The Cowboy and the Lady is a 1938 American western romantic comedy film directed by H.C. Potter, and starring Gary Cooper and Merle Oberon. Written by S.N. Behrman and Sonya Levien, based on a story by Frank R. Adams and veteran film director Leo McCarey, the film is about a beautiful socialite masquerading as a maid who becomes involved with an unpretentious, plain-spoken cowboy who is unaware of her true identity. The Cowboy and the Lady won an Academy Award for Sound Recording (Thomas Moulton), and was nominated for Original Score (Alfred Newman) and Original Song ("The Cowboy and the Lady" by Lionel Newman and Arthur Quenzer). Wikipedia
The Cowboy and the Lady is a member of the following lists: American films, English-language films, United Artists films, Romantic Western (genre) films, 1938 films, 1930s romantic comedy films, Films directed by H. C. Potter, Films set in Florida, Films that won the Best Sound Mixing Academy Award and 1930s Western films.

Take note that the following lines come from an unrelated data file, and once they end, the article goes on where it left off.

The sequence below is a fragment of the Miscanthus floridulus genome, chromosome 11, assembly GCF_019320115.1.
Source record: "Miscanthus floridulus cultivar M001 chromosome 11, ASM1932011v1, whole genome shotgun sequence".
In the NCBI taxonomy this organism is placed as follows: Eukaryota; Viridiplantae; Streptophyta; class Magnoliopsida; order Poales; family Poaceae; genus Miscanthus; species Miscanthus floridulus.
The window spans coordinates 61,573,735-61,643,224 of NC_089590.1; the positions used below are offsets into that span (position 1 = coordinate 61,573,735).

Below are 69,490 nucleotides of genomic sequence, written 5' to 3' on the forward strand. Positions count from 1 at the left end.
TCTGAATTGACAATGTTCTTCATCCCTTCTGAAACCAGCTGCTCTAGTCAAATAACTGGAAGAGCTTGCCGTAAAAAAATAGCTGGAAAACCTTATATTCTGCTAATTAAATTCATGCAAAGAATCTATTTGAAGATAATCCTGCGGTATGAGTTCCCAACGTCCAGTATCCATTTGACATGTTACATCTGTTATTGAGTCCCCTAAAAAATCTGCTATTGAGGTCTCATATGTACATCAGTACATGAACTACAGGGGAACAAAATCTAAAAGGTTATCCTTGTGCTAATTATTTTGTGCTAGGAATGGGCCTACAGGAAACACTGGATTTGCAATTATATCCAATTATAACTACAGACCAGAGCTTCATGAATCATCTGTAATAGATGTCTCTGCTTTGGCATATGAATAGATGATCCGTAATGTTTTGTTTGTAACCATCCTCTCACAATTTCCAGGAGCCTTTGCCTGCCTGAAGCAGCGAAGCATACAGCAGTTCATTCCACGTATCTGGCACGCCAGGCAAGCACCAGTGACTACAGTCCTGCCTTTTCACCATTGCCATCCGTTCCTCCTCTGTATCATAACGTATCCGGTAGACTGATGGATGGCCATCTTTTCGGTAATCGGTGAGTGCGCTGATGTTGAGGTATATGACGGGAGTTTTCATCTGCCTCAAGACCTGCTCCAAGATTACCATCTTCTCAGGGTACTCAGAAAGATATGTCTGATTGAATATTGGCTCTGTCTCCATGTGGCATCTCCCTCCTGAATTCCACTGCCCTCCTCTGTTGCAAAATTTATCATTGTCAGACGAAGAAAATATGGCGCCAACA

Need more information? Read more about The Cowboy and the Lady »
Looking for another profile? View all items tagged The Cowboy and the Lady »
Stretch Willoughby: I'd advise you to get off your high horse and stop talkin' down to people, and the same goes for your smart-aleck friends here!
Oliver Wendell Henderson: I beg your pardon!
Stretch Willoughby: You know you don't give a hang what I think!
Oliver Wendell Henderson: Now just a minute!
Stretch Willoughby: I'm glad you asked me though because I'd like to tell you. In the first place I don't see where you get off pickin' anybody for President when you haven't the decency to treat a person like a human bein'instead of askin' people to sit down at your table so that you can laugh at them. Maybe you oughtta go out and find out what they think and feel and what their needs are and what you can do to help them. That's all that's goin' to count in the long run. If, if Judge Smith there wants to be President, he ain't gonna get very far lookin' down his nose at people, and, and thinkin' he's better than they are. Abraham Lincoln didn't have to do that, and he turned out to be a pretty good President.